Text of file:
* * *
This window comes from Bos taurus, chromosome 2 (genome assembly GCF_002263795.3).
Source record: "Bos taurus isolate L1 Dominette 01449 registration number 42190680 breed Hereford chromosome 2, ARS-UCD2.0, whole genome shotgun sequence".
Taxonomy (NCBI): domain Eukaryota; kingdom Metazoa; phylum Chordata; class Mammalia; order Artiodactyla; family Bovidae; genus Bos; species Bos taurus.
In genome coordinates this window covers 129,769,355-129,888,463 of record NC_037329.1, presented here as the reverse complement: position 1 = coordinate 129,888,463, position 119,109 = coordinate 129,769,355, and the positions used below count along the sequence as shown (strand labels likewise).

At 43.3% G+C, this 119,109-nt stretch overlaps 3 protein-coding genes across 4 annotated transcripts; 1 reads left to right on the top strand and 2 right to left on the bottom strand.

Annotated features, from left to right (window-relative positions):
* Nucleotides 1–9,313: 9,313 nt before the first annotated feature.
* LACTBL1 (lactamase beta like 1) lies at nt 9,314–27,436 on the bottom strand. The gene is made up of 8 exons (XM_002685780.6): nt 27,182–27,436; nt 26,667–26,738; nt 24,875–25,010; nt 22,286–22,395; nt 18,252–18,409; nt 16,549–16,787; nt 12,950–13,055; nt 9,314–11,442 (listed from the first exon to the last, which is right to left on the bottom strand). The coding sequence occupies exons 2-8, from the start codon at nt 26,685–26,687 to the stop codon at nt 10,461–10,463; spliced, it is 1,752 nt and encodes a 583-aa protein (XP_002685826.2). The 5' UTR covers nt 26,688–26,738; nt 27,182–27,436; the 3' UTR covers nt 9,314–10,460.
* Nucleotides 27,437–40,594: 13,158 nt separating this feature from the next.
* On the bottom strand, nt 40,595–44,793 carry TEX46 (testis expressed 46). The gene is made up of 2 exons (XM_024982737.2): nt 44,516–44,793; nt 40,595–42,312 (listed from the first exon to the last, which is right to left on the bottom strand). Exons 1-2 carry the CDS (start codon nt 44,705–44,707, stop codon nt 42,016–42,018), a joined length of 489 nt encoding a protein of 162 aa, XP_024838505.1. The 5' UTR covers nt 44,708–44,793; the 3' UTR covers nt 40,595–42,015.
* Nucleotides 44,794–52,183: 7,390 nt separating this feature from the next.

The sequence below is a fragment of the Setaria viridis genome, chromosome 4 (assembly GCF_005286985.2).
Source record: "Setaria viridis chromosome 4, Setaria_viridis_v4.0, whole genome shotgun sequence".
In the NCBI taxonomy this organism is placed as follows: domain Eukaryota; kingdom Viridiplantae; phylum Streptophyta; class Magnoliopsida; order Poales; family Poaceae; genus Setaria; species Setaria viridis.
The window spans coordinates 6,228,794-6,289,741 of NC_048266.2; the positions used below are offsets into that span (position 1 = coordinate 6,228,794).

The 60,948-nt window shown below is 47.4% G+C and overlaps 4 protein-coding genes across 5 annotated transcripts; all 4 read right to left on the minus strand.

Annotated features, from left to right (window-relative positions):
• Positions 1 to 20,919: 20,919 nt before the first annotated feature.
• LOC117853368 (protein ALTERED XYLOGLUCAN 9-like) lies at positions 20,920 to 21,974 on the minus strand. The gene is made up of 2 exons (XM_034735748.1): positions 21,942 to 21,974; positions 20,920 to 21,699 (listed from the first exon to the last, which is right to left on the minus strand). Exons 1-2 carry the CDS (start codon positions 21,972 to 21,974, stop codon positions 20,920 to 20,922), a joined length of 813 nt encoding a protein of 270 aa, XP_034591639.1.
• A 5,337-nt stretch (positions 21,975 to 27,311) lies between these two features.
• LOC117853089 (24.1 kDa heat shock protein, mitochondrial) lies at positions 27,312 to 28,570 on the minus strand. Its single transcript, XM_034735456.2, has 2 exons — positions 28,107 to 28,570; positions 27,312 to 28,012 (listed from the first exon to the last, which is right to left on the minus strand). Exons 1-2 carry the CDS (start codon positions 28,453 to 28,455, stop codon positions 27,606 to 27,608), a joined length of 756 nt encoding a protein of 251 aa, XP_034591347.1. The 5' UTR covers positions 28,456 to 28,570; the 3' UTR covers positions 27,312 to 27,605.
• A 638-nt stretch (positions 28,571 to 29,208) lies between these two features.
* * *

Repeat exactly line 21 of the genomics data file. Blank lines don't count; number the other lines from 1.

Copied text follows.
• LOC117853089 (24.1 kDa heat shock protein, mitochondrial) lies at positions 27,312 to 28,570 on the minus strand. Its single transcript, XM_034735456.2, has 2 exons — positions 28,107 to 28,570; positions 27,312 to 28,012 (listed from the first exon to the last, which is right to left on the minus strand). Exons 1-2 carry the CDS (start codon positions 28,453 to 28,455, stop codon positions 27,606 to 27,608), a joined length of 756 nt encoding a protein of 251 aa, XP_034591347.1. The 5' UTR covers positions 28,456 to 28,570; the 3' UTR covers positions 27,312 to 27,605.